Age, gender and disability predict future disability in older people: the Rotterdam Study
1 Department of General Practice, Erasmus MC - University Medical Centre Rotterdam, P.O. Box 2040; 3000 CA Rotterdam, the Netherlands
2 Department of Public Health, Erasmus MC - University Medical Centre Rotterdam, P.O. Box 2040; 3000 CA Rotterdam, the Netherlands
3 Department of Epidemiology and Biostatistics, Erasmus MC - University Medical Centre Rotterdam, P.O. Box 2040; 3000 CA Rotterdam, the Netherlands
BMC Geriatrics 2011, 11:22 doi:10.1186/1471-2318-11-22Published: 10 May 2011
To develop a prediction model that predicts disability in community-dwelling older people. Insight in the predictors of disability is needed to target preventive strategies for people at increased risk.
Data were obtained from the Rotterdam Study, including subjects of 55 years and over. Subjects who had complete data for sociodemographic factors, life style variables, health conditions, disability status at baseline and complete data for disability at follow-up were included in the analysis. Disability was expressed as a Disability Index (DI) measured with the Health Assessment Questionnaire.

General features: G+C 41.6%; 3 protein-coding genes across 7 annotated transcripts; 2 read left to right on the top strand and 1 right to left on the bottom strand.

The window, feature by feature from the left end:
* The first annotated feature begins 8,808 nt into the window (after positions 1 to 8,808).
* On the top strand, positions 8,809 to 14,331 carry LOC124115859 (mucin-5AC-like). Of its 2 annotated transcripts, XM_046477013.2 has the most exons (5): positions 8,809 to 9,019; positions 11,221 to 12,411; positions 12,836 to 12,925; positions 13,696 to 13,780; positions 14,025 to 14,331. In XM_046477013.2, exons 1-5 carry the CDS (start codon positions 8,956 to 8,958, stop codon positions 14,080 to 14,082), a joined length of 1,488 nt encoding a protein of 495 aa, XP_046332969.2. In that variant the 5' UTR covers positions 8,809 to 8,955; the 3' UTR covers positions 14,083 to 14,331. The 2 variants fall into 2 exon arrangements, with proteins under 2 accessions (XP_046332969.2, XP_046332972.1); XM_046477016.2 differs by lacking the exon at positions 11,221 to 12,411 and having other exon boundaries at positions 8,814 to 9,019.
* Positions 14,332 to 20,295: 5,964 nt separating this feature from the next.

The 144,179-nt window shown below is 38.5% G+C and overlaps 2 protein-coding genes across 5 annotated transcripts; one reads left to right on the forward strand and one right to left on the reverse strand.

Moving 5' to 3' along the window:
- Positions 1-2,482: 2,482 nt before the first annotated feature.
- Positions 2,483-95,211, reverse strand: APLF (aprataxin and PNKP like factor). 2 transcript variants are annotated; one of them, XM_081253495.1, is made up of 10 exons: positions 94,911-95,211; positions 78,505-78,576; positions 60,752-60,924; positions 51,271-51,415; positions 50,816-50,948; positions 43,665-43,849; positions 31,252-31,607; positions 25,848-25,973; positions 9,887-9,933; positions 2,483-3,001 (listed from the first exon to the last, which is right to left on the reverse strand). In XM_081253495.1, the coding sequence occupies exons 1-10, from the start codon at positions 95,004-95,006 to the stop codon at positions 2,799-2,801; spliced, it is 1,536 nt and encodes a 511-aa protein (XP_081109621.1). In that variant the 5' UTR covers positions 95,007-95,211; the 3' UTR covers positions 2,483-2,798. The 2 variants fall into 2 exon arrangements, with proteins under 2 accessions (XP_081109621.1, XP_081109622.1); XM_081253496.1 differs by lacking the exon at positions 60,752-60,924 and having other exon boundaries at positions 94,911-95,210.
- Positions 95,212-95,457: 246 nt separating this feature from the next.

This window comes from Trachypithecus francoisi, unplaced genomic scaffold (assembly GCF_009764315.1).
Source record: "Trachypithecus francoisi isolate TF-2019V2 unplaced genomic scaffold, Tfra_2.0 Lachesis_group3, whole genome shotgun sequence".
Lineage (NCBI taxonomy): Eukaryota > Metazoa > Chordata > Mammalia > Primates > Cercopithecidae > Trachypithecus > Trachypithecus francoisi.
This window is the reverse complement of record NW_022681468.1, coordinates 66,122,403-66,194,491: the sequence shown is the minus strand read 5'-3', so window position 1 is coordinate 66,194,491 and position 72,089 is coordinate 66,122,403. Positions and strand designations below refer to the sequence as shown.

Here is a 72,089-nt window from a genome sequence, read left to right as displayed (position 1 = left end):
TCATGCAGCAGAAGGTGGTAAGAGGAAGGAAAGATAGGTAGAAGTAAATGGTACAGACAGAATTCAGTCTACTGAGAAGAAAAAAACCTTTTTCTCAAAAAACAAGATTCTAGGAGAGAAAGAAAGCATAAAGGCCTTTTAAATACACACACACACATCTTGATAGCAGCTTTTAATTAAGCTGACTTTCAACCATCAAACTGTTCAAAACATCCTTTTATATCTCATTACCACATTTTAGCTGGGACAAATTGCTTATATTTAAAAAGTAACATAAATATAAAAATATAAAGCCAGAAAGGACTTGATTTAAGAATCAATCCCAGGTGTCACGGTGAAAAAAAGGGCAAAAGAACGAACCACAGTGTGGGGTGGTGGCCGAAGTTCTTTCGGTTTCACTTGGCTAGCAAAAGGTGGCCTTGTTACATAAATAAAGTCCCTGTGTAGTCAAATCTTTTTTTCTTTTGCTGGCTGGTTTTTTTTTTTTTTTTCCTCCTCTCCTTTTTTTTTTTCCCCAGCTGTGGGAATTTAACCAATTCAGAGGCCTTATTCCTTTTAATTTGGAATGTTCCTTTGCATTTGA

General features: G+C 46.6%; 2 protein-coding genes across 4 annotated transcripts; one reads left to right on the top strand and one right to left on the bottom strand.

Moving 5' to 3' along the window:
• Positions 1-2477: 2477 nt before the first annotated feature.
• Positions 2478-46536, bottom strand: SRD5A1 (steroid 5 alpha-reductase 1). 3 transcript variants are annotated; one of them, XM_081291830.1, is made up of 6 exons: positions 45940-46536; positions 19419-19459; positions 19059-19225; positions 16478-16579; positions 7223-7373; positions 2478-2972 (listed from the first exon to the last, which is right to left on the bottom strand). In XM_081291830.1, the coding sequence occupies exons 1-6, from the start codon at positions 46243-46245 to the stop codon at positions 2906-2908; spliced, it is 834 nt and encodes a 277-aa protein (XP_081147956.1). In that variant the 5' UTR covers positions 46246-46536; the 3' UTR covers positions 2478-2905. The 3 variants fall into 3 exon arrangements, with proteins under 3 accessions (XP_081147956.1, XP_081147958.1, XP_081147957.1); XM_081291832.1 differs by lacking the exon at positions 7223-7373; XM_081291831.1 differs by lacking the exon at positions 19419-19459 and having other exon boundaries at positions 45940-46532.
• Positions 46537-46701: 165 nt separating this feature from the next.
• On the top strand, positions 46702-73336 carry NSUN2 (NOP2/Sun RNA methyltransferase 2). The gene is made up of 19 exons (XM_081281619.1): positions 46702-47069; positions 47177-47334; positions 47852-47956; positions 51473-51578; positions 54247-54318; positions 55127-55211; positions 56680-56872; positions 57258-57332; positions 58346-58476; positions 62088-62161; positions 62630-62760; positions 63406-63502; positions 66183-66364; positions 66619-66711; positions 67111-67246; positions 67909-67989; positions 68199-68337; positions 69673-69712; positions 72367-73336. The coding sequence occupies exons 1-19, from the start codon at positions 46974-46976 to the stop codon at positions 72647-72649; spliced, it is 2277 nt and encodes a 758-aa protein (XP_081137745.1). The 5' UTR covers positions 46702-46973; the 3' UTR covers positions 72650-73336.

We used a multivariable polytomous logistic regression to derive a basic prediction model and an extended prediction model. Finally we developed readily applicable score charts for the calculation of outcome probabilities.
Of the 5027 subjects included, 49% had no disability, 18% had mild disability, 16% had severe disability and 18% had deceased at follow-up after six years. The strongest predictors were age and prior disability. The contribution of other predictors was relatively small. The discriminative ability of the basic model was high; the extended model did not enhance predictive ability.
As prior disability status predicts future disability status, interventive strategies should be aimed at preventing disability in the first place.